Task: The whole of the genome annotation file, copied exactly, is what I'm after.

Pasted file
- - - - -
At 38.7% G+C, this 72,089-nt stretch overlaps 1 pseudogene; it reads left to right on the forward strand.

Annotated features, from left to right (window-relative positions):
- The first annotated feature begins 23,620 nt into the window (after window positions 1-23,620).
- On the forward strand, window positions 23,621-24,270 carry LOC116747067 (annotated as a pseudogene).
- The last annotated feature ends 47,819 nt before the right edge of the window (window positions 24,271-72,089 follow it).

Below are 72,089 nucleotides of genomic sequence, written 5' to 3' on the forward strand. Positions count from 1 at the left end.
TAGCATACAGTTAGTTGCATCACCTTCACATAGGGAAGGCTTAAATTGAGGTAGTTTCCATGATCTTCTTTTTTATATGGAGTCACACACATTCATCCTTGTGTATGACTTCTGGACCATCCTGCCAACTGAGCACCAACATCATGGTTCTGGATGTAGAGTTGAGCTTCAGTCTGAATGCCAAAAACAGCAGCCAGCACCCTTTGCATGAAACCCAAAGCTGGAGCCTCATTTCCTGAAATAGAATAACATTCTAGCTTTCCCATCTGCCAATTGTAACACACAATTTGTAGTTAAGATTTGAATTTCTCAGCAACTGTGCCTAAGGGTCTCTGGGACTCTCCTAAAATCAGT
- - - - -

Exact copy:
At 38.7% G+C, this 72,089-nt stretch overlaps 1 pseudogene; it reads left to right on the forward strand.

Annotated features, from left to right (window-relative positions):
- The first annotated feature begins 23,620 nt into the window (after window positions 1-23,620).
- On the forward strand, window positions 23,621-24,270 carry LOC116747067 (annotated as a pseudogene).
- The last annotated feature ends 47,819 nt before the right edge of the window (window positions 24,271-72,089 follow it).

Below are 72,089 nucleotides of genomic sequence, written 5' to 3' on the forward strand. Positions count from 1 at the left end.
TAGCATACAGTTAGTTGCATCACCTTCACATAGGGAAGGCTTAAATTGAGGTAGTTTCCATGATCTTCTTTTTTATATGGAGTCACACACATTCATCCTTGTGTATGACTTCTGGACCATCCTGCCAACTGAGCACCAACATCATGGTTCTGGATGTAGAGTTGAGCTTCAGTCTGAATGCCAAAAACAGCAGCCAGCACCCTTTGCATGAAACCCAAAGCTGGAGCCTCATTTCCTGAAATAGAATAACATTCTAGCTTTCCCATCTGCCAATTGTAACACACAATTTGTAGTTAAGATTTGAATTTCTCAGCAACTGTGCCTAAGGGTCTCTGGGACTCTCCTAAAATCAGT